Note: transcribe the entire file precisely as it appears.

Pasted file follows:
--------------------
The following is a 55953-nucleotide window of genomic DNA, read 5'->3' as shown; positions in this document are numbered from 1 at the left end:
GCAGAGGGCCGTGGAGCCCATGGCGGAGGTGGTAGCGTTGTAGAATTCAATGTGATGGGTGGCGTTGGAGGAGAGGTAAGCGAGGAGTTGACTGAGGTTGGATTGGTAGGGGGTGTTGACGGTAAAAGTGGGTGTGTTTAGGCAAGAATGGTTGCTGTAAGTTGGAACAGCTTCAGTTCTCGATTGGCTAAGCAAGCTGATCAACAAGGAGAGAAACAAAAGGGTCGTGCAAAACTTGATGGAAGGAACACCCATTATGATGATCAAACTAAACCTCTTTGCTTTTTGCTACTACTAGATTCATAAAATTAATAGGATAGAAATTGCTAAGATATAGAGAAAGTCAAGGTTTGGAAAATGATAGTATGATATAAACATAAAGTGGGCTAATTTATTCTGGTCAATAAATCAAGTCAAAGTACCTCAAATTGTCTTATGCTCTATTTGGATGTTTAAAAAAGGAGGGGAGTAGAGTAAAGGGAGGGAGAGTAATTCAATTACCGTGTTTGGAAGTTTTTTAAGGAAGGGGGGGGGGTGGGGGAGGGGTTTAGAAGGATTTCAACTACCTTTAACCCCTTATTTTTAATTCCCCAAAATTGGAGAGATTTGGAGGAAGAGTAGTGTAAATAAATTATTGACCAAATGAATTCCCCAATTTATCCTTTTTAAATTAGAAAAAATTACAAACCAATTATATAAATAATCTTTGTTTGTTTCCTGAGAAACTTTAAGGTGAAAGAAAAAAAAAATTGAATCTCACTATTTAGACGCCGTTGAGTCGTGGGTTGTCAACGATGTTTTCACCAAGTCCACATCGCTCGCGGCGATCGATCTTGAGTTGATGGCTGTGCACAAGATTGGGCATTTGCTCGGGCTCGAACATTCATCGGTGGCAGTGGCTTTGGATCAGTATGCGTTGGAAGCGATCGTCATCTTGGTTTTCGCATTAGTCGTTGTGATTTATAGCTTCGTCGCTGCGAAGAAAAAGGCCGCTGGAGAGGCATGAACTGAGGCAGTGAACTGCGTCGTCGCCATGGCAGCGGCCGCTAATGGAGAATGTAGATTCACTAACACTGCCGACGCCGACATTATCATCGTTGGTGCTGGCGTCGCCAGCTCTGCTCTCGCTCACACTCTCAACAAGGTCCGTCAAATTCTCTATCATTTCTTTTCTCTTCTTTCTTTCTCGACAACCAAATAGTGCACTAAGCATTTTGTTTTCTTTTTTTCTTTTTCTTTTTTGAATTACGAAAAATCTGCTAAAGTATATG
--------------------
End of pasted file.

The following is a 55953-nucleotide window of genomic DNA, read 5'->3' as shown; positions in this document are numbered from 1 at the left end:
GCAGAGGGCCGTGGAGCCCATGGCGGAGGTGGTAGCGTTGTAGAATTCAATGTGATGGGTGGCGTTGGAGGAGAGGTAAGCGAGGAGTTGACTGAGGTTGGATTGGTAGGGGGTGTTGACGGTAAAAGTGGGTGTGTTTAGGCAAGAATGGTTGCTGTAAGTTGGAACAGCTTCAGTTCTCGATTGGCTAAGCAAGCTGATCAACAAGGAGAGAAACAAAAGGGTCGTGCAAAACTTGATGGAAGGAACACCCATTATGATGATCAAACTAAACCTCTTTGCTTTTTGCTACTACTAGATTCATAAAATTAATAGGATAGAAATTGCTAAGATATAGAGAAAGTCAAGGTTTGGAAAATGATAGTATGATATAAACATAAAGTGGGCTAATTTATTCTGGTCAATAAATCAAGTCAAAGTACCTCAAATTGTCTTATGCTCTATTTGGATGTTTAAAAAAGGAGGGGAGTAGAGTAAAGGGAGGGAGAGTAATTCAATTACCGTGTTTGGAAGTTTTTTAAGGAAGGGGGGGGGGTGGGGGAGGGGTTTAGAAGGATTTCAACTACCTTTAACCCCTTATTTTTAATTCCCCAAAATTGGAGAGATTTGGAGGAAGAGTAGTGTAAATAAATTATTGACCAAATGAATTCCCCAATTTATCCTTTTTAAATTAGAAAAAATTACAAACCAATTATATAAATAATCTTTGTTTGTTTCCTGAGAAACTTTAAGGTGAAAGAAAAAAAAAATTGAATCTCACTATTTAGACGCCGTTGAGTCGTGGGTTGTCAACGATGTTTTCACCAAGTCCACATCGCTCGCGGCGATCGATCTTGAGTTGATGGCTGTGCACAAGATTGGGCATTTGCTCGGGCTCGAACATTCATCGGTGGCAGTGGCTTTGGATCAGTATGCGTTGGAAGCGATCGTCATCTTGGTTTTCGCATTAGTCGTTGTGATTTATAGCTTCGTCGCTGCGAAGAAAAAGGCCGCTGGAGAGGCATGAACTGAGGCAGTGAACTGCGTCGTCGCCATGGCAGCGGCCGCTAATGGAGAATGTAGATTCACTAACACTGCCGACGCCGACATTATCATCGTTGGTGCTGGCGTCGCCAGCTCTGCTCTCGCTCACACTCTCAACAAGGTCCGTCAAATTCTCTATCATTTCTTTTCTCTTCTTTCTTTCTCGACAACCAAATAGTGCACTAAGCATTTTGTTTTCTTTTTTTCTTTTTCTTTTTTGAATTACGAAAAATCTGCTAAAGTATATG